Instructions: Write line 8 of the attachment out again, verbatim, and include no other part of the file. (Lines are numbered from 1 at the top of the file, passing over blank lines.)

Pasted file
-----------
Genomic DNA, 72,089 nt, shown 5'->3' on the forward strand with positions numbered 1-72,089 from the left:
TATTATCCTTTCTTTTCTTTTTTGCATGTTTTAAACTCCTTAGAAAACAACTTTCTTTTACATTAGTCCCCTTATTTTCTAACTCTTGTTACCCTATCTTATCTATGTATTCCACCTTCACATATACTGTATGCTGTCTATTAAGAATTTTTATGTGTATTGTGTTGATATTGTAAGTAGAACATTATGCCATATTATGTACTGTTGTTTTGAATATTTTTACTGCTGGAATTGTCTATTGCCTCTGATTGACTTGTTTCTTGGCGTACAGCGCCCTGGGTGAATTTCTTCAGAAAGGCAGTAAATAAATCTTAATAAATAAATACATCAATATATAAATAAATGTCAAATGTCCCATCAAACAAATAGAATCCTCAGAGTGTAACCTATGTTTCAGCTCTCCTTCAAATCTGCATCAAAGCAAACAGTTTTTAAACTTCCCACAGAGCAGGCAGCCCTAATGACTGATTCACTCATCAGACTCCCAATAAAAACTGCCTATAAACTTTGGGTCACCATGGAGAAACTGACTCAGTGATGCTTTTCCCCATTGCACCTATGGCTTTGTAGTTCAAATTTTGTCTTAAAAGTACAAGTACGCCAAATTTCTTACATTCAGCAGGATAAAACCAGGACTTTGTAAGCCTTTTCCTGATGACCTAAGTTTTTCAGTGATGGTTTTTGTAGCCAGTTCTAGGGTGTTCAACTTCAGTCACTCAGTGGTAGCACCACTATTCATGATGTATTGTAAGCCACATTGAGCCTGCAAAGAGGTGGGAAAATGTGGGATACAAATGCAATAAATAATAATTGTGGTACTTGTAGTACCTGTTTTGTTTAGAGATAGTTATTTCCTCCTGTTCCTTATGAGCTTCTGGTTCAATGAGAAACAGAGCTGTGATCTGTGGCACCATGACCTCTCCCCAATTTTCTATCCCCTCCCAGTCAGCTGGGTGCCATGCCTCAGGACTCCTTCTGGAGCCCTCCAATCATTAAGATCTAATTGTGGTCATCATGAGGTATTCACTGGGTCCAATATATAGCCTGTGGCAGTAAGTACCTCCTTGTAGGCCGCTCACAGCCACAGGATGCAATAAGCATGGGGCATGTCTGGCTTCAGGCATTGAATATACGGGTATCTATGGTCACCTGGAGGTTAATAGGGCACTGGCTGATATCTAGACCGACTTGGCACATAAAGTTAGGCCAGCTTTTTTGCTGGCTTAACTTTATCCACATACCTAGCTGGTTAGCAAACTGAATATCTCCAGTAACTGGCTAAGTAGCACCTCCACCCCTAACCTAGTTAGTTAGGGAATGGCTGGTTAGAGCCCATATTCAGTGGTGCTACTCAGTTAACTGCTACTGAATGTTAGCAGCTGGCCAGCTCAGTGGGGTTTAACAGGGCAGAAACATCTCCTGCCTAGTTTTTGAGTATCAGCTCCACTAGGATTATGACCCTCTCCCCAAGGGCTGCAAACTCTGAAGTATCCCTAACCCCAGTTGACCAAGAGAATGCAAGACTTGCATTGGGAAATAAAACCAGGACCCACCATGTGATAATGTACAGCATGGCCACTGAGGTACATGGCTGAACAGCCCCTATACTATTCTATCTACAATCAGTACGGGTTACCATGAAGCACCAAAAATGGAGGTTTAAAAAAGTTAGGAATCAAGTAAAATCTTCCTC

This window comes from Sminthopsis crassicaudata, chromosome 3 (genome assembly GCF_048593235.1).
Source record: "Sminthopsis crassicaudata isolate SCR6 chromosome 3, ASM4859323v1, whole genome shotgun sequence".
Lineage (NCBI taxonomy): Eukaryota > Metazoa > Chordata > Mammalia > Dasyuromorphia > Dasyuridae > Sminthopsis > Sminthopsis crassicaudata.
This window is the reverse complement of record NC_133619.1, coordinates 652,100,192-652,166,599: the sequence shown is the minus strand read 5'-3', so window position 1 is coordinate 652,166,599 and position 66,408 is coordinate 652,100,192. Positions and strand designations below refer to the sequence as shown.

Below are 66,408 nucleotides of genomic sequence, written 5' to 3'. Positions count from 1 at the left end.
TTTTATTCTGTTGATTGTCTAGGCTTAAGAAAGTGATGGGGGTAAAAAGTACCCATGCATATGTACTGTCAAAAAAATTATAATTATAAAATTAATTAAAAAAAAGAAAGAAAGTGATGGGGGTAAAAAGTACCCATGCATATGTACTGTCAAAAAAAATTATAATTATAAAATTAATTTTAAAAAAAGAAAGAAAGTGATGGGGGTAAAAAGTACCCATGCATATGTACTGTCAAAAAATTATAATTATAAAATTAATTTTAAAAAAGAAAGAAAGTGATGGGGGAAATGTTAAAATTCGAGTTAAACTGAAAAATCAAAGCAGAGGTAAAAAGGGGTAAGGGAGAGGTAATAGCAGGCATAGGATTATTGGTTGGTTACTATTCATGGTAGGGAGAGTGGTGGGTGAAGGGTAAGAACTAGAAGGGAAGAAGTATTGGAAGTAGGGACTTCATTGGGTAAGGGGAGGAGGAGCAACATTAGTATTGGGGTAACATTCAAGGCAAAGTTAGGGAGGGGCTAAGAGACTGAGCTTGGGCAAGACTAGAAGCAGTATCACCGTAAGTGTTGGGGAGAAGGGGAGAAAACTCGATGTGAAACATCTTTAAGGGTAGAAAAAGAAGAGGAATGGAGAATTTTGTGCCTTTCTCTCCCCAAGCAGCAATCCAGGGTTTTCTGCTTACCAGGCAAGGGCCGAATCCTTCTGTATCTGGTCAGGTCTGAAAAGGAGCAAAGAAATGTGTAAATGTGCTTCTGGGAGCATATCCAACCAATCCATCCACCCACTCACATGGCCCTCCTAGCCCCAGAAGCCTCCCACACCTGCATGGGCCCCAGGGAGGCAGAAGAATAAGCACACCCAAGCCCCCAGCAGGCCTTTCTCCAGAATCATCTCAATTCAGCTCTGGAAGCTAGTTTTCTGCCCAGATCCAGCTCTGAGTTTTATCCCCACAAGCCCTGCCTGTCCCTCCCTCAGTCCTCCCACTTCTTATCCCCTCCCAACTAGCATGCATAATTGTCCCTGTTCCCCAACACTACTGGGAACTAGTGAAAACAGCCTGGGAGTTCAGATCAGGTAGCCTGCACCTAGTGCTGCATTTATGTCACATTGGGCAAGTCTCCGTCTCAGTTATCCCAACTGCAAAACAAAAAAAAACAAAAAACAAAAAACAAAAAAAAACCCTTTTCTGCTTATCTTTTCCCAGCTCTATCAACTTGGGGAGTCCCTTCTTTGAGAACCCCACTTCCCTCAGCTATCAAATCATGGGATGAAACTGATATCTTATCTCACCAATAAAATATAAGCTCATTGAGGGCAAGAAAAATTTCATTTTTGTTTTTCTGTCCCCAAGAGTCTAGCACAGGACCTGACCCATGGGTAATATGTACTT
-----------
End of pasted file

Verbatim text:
TTTTATTCTGTTGATTGTCTAGGCTTAAGAAAGTGATGGGGGTAAAAAGTACCCATGCATATGTACTGTCAAAAAAATTATAATTATAAAATTAATTAAAAAAAAGAAAGAAAGTGATGGGGGTAAAAAGTACCCATGCATATGTACTGTCAAAAAAAATTATAATTATAAAATTAATTTTAAAAAAAGAAAGAAAGTGATGGGGGTAAAAAGTACCCATGCATATGTACTGTCAAAAAATTATAATTATAAAATTAATTTTAAAAAAGAAAGAAAGTGATGGGGGAAATGTTAAAATTCGAGTTAAACTGAAAAATCAAAGCAGAGGTAAAAAGGGGTAAGGGAGAGGTAATAGCAGGCATAGGATTATTGGTTGGTTACTATTCATGGTAGGGAGAGTGGTGGGTGAAGGGTAAGAACTAGAAGGGAAGAAGTATTGGAAGTAGGGACTTCATTGGGTAAGGGGAGGAGGAGCAACATTAGTATTGGGGTAACATTCAAGGCAAAGTTAGGGAGGGGCTAAGAGACTGAGCTTGGGCAAGACTAGAAGCAGTATCACCGTAAGTGTTGGGGAGAAGGGGAGAAAACTCGATGTGAAACATCTTTAAGGGTAGAAAAAGAAGAGGAATGGAGAATTTTGTGCCTTTCTCTCCCCAAGCAGCAATCCAGGGTTTTCTGCTTACCAGGCAAGGGCCGAATCCTTCTGTATCTGGTCAGGTCTGAAAAGGAGCAAAGAAATGTGTAAATGTGCTTCTGGGAGCATATCCAACCAATCCATCCACCCACTCACATGGCCCTCCTAGCCCCAGAAGCCTCCCACACCTGCATGGGCCCCAGGGAGGCAGAAGAATAAGCACACCCAAGCCCCCAGCAGGCCTTTCTCCAGAATCATCTCAATTCAGCTCTGGAAGCTAGTTTTCTGCCCAGATCCAGCTCTGAGTTTTATCCCCACAAGCCCTGCCTGTCCCTCCCTCAGTCCTCCCACTTCTTATCCCCTCCCAACTAGCATGCATAATTGTCCCTGTTCCCCAACACTACTGGGAACTAGTGAAAACAGCCTGGGAGTTCAGATCAGGTAGCCTGCACCTAGTGCTGCATTTATGTCACATTGGGCAAGTCTCCGTCTCAGTTATCCCAACTGCAAAACAAAAAAAAACAAAAAACAAAAAACAAAAAAAAACCCTTTTCTGCTTATCTTTTCCCAGCTCTATCAACTTGGGGAGTCCCTTCTTTGAGAACCCCACTTCCCTCAGCTATCAAATCATGGGATGAAACTGATATCTTATCTCACCAATAAAATATAAGCTCATTGAGGGCAAGAAAAATTTCATTTTTGTTTTTCTGTCCCCAAGAGTCTAGCACAGGACCTGACCCATGGGTAATATGTACTT